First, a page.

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Scott Pruitt can’t name a single EPA regulation he approves of

Ikea flat-pack refugee shelters awarded Design of the Year

January 31, 2017 by  
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IKEA’s flat-pack refugee structure, the Better Shelter , has been awarded Design of the Year by London’s respected Design Museum . Developed in collaboration with the United Nations, the modular, solar-powered housing units have just 68 components, making them easily assembled in just a matter of hours. Since production started in 2015, thousands of Better Shelters have been installed in countries around the world to help with the ongoing refugee crisis . https://youtu.be/Ect-FwtK-84 The 17.5-square-meter shelters, which can sleep a family of five, are made out of galvanized steel frames with recyclable polymer plastic walls and lockable doors. A singular rooftop solar panel charges the indoor LED lamp and a USB port capable of charging mobile phones. Since production started on the shelters in 2015, thousands of units have been delivered to countries around the world to be used as homes, medical facilities, food distribution points, and offices. Related: IKEA’s Modular Better Shelter Housing Unit is a solar-powered emergency home for refugees The Better Shelter took home both the Architecture award and the 2017 Beazly Design Grand Prize this year. Presented by London’s Design Museum , the awards recognize “design that promotes or delivers change, enables access, extends design practice or captures the spirit of the year.” + Better Shelter + Beazly Design of the Year Via CNN Images via Better Shelter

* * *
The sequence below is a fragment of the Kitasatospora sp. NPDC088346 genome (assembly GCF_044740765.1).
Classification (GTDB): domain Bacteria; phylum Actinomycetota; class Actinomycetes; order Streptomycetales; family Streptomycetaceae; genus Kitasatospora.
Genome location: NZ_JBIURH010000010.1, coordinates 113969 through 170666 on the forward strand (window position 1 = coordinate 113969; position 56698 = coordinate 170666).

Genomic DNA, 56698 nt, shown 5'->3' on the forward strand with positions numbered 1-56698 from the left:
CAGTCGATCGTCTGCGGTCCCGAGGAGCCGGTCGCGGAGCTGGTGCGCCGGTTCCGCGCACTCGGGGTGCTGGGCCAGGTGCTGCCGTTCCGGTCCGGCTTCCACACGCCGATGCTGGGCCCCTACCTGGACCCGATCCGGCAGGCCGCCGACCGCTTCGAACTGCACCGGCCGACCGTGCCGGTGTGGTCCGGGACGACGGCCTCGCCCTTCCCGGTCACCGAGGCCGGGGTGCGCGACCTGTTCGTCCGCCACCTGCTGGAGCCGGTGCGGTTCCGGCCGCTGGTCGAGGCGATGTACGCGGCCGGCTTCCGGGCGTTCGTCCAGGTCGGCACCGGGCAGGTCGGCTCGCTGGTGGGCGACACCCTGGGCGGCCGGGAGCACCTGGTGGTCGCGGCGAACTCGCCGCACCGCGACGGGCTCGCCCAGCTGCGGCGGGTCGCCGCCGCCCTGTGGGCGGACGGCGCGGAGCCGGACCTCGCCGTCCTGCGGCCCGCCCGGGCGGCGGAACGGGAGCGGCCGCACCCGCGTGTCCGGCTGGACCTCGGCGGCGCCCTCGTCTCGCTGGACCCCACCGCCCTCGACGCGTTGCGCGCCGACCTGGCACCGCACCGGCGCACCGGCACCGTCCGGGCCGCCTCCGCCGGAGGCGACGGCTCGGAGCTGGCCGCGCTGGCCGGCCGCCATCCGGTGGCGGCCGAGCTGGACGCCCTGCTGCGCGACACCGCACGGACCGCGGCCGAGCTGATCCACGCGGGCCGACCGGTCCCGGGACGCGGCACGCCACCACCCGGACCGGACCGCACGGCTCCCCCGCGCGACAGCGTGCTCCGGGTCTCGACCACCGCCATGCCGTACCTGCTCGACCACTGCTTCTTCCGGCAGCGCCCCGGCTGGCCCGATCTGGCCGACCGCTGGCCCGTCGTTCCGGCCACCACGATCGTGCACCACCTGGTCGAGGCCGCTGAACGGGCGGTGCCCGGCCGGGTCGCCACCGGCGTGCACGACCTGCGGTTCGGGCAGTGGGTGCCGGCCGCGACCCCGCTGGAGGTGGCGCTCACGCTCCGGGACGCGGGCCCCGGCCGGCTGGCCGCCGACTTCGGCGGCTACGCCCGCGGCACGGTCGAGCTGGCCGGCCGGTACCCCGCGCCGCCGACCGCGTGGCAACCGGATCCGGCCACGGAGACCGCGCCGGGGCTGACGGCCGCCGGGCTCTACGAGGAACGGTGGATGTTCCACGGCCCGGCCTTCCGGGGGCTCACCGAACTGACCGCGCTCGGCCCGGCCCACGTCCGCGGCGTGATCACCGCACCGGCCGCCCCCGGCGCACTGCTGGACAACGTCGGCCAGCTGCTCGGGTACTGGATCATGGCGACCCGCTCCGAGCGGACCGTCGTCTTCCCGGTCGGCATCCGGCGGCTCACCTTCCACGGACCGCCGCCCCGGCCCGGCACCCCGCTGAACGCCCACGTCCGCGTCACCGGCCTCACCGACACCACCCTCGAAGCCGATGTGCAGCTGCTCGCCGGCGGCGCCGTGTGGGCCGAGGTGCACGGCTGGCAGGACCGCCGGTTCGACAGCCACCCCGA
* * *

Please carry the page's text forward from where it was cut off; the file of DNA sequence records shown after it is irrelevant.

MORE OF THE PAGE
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Ikea flat-pack refugee shelters awarded Design of the Year

15 stunning examples of interior design using natural stone

January 31, 2017 by